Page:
I understand the need for sleep, although I can’t remember the last time I actually had a restful night of it. I was reminded of this a couple of weeks ago when the kids got my wife one of those watch devices that measure your steps, heart rate, and how well you sleep. The first night my wife wore the device to bed it said she got 2 hours of sleep. I thought to myself, can that really be right? As I pondered this I started to realize all of the things that occur at night. There is MC’s nightly trip to the bathroom; he usually tries to climb in our bed which ends the deep sleep. Then there is the nosiest frog I’ve ever heard in the backyard, the cats tearing around the house, and the hamster wheel that squeaks no matter what I do. After thinking about it 2 hours is pretty good!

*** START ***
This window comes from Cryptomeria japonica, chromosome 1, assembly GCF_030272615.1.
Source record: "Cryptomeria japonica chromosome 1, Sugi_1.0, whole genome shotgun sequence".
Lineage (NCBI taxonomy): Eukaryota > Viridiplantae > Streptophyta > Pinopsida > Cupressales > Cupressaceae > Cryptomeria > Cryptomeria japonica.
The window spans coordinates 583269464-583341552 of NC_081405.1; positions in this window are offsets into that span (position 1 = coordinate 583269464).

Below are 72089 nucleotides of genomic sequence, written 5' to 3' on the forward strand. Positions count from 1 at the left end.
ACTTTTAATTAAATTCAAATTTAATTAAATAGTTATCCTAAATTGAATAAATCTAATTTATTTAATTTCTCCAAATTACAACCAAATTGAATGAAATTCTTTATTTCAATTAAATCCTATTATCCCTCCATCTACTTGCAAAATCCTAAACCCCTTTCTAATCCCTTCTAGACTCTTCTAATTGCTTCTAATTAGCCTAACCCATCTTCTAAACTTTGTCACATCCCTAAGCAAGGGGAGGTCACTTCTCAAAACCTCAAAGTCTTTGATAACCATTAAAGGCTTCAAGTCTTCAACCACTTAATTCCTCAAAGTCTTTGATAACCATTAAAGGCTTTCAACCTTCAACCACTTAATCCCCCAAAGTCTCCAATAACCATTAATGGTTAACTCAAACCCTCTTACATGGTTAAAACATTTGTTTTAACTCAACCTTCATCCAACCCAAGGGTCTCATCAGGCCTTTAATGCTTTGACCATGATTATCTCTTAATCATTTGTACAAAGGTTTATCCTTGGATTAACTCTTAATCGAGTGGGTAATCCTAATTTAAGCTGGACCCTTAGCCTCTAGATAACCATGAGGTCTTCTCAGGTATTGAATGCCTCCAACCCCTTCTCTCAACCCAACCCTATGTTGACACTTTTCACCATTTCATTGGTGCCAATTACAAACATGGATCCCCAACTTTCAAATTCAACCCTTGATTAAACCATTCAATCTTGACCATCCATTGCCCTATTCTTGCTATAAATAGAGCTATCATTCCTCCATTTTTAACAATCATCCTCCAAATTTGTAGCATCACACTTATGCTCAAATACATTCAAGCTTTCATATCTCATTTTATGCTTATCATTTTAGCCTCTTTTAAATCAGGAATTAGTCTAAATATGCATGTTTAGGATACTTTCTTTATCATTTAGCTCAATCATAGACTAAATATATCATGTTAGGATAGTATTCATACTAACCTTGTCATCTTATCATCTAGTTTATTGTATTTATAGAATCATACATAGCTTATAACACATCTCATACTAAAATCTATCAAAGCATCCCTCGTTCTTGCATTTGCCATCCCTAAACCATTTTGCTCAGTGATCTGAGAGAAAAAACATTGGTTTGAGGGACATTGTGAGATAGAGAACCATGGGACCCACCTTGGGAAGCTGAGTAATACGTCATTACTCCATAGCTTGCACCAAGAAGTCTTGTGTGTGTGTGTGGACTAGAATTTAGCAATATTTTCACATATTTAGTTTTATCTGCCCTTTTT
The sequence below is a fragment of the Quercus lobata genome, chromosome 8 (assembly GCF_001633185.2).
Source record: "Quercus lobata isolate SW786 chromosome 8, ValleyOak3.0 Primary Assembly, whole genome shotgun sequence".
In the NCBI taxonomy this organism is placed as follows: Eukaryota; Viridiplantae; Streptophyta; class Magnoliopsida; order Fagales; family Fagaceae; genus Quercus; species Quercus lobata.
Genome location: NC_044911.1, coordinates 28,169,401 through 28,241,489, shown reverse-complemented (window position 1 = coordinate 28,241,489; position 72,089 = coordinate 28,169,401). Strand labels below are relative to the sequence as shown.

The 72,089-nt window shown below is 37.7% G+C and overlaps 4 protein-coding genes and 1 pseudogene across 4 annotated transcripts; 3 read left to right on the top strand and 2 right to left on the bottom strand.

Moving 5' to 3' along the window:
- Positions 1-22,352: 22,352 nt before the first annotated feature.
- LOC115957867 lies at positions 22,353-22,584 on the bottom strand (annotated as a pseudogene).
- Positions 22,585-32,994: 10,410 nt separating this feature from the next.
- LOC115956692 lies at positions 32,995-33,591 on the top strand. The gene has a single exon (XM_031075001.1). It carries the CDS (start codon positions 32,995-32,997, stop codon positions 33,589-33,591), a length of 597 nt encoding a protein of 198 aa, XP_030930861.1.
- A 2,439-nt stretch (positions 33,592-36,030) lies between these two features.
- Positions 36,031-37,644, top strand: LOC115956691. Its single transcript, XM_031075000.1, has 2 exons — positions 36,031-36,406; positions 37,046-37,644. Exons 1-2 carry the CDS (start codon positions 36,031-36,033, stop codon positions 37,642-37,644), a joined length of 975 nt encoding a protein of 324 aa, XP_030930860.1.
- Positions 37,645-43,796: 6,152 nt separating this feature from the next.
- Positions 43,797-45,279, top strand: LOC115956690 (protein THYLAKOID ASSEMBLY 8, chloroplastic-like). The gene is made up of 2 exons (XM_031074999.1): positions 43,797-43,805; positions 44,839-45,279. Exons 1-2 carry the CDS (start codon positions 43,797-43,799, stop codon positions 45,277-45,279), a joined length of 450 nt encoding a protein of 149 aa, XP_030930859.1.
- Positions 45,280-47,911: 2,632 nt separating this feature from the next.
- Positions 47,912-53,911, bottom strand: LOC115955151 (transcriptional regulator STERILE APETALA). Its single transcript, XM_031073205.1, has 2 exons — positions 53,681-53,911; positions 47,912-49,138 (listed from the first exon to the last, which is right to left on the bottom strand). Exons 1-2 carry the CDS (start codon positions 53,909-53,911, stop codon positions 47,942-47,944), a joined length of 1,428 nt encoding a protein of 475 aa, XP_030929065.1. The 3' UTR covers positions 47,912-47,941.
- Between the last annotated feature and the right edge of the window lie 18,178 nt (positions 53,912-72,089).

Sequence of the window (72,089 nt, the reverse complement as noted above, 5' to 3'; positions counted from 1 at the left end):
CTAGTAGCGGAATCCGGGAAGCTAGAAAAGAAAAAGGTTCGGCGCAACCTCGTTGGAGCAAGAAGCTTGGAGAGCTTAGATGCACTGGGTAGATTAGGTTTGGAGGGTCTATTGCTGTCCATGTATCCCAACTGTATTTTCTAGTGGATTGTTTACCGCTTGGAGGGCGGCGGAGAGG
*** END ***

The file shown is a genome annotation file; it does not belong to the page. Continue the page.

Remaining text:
When I first came up with the idea for a blog, I thought of many reasons why I shouldn’t or couldn’t: not enough time, I’m not a good enough writer, no one will be interested, etc… but, then I realized all of these reasons were about me! Then I started thinking about how quickly we can talk ourselves out of something by focusing on our self. So I asked myself a different question. Are there parents who are going through challenges? If there are then I should share my information and experiences to help and support others. So if I didn’t write this blog I was being selfish. How weird is that? Isn’t it interesting how changing a question can completely change our perspective? I have found being a parent of a child with autism has forced me to ask a lot of questions differently.
Alright so let’s get to it, Super Dads, if I can write a blog then together we can build this community. I’ll start by sharing a bit about myself and one of my “I wish someone had told me” experiences.